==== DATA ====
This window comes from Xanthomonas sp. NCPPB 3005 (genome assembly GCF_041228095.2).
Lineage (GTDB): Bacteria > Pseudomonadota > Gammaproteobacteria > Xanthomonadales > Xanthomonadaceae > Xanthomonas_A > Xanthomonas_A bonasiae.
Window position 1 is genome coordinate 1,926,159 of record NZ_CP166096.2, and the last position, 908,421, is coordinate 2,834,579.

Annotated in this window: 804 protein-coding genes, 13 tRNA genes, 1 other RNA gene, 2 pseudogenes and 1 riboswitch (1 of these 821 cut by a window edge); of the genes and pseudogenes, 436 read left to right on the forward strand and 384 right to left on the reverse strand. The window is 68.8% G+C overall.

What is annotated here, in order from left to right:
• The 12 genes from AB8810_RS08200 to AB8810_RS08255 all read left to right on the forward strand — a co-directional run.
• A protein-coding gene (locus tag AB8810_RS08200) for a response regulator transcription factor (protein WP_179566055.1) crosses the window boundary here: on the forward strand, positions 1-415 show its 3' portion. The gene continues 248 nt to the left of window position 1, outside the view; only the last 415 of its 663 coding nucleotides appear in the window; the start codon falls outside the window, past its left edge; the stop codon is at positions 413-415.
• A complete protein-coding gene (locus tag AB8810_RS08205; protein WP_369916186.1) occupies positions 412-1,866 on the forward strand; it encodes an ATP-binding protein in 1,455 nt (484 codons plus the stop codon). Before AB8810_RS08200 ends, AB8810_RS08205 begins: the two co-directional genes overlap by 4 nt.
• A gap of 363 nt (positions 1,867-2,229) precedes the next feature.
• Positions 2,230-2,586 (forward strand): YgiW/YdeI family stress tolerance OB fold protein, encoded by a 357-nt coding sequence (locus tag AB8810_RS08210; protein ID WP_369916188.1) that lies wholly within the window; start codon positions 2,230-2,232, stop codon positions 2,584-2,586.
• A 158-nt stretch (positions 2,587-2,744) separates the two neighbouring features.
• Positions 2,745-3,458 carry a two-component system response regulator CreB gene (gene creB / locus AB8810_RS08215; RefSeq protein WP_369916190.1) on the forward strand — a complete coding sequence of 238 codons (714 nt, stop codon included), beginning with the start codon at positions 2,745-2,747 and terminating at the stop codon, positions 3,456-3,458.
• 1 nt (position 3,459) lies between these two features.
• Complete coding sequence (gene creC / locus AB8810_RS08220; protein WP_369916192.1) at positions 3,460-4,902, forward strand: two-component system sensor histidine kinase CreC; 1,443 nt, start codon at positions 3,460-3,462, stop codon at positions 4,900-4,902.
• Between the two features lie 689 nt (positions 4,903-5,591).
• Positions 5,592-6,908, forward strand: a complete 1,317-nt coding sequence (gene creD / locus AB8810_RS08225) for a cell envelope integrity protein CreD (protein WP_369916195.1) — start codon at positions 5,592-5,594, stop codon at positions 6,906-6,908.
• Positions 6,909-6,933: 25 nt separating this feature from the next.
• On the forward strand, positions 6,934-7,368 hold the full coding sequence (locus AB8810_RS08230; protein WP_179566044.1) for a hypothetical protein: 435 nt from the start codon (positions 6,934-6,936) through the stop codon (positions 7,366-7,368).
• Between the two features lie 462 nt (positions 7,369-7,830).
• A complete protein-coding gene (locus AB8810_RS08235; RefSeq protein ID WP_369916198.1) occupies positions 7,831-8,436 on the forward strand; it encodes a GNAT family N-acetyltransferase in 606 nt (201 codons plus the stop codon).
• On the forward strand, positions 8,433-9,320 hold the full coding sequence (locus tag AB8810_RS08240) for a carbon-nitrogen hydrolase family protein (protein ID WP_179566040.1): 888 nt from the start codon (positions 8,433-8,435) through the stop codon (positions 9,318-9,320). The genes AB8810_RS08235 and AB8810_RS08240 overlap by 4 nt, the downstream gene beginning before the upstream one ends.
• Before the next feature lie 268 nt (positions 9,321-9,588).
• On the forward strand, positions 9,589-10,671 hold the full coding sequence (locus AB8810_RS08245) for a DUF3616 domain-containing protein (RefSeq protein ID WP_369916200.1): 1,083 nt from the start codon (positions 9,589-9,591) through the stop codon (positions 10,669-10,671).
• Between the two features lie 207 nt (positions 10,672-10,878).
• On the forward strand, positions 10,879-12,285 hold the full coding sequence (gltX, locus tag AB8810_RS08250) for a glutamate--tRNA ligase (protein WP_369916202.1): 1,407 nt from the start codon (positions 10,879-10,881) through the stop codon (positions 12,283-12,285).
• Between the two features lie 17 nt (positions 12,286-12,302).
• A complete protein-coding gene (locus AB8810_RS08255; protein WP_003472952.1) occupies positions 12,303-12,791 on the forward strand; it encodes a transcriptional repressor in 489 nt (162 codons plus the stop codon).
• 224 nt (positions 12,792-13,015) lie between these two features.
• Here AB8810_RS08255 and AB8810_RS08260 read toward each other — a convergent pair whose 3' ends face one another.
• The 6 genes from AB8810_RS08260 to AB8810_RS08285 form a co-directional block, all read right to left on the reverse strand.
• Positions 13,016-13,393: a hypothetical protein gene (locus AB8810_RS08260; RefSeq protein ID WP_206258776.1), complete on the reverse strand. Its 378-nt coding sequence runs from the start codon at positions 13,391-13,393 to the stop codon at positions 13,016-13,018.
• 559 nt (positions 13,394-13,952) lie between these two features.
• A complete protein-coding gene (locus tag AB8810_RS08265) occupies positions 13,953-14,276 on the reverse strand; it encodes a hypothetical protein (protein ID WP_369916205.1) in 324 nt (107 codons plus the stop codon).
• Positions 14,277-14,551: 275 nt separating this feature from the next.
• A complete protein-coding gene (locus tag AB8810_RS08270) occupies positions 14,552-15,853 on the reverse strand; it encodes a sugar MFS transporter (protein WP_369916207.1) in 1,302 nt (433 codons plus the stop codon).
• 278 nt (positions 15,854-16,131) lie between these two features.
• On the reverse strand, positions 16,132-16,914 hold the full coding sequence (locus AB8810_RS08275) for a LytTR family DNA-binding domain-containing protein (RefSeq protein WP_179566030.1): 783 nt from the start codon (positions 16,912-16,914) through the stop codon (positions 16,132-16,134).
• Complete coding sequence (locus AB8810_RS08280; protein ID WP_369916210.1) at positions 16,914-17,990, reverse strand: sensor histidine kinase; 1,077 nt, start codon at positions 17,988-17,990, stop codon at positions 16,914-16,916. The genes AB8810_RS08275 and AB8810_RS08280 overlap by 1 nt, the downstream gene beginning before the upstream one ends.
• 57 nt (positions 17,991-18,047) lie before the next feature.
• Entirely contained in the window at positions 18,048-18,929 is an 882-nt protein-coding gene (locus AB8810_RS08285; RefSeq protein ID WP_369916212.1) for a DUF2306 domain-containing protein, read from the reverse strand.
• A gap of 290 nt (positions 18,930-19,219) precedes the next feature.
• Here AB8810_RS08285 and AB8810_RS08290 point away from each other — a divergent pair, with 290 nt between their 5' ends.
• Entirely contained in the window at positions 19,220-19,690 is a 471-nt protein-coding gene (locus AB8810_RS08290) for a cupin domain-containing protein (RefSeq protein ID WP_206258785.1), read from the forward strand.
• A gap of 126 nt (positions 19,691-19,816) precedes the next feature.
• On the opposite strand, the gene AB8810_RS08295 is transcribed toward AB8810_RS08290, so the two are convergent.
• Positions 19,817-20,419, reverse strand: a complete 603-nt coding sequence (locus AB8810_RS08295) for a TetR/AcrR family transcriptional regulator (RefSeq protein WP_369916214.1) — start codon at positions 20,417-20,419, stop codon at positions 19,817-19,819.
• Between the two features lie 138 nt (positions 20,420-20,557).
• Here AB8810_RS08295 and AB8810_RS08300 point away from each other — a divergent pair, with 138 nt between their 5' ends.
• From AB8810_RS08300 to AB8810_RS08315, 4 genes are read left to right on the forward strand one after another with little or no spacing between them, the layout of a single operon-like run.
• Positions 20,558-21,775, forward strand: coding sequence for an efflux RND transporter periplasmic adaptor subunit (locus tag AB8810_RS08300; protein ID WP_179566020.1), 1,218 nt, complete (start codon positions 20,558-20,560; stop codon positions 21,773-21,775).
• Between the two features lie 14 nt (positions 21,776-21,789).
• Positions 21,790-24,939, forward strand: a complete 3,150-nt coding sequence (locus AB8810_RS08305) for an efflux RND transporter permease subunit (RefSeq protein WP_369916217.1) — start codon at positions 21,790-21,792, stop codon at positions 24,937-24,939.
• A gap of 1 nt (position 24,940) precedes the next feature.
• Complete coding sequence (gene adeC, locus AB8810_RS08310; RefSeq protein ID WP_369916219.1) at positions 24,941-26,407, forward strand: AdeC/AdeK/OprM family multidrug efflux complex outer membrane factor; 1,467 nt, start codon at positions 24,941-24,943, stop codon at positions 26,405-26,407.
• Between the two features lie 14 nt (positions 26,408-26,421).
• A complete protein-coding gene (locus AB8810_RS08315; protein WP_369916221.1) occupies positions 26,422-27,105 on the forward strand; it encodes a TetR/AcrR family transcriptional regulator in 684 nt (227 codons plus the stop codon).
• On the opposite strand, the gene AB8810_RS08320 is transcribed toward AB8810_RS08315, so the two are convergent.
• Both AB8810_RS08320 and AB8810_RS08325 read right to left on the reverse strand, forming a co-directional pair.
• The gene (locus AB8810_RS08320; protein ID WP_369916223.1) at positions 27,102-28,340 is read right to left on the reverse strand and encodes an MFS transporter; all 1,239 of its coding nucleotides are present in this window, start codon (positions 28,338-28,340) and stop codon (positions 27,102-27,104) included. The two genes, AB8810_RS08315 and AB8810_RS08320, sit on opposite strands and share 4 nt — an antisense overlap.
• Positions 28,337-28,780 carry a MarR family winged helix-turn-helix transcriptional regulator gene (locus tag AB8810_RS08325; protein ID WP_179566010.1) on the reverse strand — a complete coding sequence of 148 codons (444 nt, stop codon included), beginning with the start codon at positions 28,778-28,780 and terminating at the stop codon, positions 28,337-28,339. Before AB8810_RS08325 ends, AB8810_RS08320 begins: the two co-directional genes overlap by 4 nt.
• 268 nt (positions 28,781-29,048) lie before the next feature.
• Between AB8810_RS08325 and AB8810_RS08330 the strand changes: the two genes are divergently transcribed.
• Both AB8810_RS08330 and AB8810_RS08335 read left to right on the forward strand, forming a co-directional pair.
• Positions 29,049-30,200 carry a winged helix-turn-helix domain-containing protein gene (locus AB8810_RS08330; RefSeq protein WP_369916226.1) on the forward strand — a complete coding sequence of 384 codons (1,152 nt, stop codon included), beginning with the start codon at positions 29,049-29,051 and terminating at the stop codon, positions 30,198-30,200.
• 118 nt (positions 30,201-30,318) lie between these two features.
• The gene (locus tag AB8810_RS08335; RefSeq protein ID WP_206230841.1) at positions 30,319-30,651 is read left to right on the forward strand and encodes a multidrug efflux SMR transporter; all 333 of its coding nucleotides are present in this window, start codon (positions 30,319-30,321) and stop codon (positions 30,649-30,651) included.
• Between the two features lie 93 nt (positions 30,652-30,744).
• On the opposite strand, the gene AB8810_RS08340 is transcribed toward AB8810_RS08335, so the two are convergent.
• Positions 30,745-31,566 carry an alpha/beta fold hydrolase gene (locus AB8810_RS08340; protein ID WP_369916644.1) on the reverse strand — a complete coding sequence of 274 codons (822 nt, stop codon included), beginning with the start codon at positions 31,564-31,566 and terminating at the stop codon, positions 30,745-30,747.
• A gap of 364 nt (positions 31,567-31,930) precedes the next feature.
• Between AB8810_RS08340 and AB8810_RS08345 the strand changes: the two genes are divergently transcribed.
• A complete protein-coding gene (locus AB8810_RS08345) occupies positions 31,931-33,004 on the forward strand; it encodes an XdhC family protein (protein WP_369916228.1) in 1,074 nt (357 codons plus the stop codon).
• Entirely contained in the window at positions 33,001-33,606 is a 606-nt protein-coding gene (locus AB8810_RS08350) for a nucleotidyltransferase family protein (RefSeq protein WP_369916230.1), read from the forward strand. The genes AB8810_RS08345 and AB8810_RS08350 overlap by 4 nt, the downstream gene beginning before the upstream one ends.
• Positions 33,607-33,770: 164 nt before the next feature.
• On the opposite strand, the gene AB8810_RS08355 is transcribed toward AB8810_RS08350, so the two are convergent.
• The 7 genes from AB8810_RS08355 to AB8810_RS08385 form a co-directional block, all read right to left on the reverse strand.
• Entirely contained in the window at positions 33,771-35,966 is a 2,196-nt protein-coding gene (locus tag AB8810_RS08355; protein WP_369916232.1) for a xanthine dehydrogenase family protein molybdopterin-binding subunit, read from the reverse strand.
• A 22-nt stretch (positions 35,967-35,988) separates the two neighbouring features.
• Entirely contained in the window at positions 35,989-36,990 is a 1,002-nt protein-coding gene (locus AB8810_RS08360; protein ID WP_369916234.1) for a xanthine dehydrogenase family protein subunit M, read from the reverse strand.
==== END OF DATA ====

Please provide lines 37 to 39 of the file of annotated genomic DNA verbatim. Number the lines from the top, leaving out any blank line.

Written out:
• On the reverse strand, positions 16,132-16,914 hold the full coding sequence (locus AB8810_RS08275) for a LytTR family DNA-binding domain-containing protein (RefSeq protein WP_179566030.1): 783 nt from the start codon (positions 16,912-16,914) through the stop codon (positions 16,132-16,134).
• Complete coding sequence (locus AB8810_RS08280; protein ID WP_369916210.1) at positions 16,914-17,990, reverse strand: sensor histidine kinase; 1,077 nt, start codon at positions 17,988-17,990, stop codon at positions 16,914-16,916. The genes AB8810_RS08275 and AB8810_RS08280 overlap by 1 nt, the downstream gene beginning before the upstream one ends.
• 57 nt (positions 17,991-18,047) lie before the next feature.